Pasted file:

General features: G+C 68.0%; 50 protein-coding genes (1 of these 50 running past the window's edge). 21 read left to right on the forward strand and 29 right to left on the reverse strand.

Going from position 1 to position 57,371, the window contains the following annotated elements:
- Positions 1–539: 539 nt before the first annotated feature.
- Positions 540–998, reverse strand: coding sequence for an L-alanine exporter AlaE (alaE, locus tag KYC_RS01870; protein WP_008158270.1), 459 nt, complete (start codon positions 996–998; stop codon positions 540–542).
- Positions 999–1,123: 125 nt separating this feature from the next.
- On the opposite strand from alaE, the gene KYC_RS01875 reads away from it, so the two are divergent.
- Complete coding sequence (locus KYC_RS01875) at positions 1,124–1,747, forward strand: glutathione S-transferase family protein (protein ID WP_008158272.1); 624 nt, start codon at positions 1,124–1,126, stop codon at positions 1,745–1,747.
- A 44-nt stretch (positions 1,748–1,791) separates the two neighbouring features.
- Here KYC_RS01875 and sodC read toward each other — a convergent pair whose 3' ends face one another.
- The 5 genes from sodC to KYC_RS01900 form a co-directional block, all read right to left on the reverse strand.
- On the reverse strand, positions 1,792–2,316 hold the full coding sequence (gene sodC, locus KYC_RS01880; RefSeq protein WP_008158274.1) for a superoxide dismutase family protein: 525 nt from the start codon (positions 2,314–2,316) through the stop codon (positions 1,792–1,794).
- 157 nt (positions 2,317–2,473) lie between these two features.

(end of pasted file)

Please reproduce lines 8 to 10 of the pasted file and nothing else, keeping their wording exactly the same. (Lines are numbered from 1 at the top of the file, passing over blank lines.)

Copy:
- A 44-nt stretch (positions 1,748–1,791) separates the two neighbouring features.
- Here KYC_RS01875 and sodC read toward each other — a convergent pair whose 3' ends face one another.
- The 5 genes from sodC to KYC_RS01900 form a co-directional block, all read right to left on the reverse strand.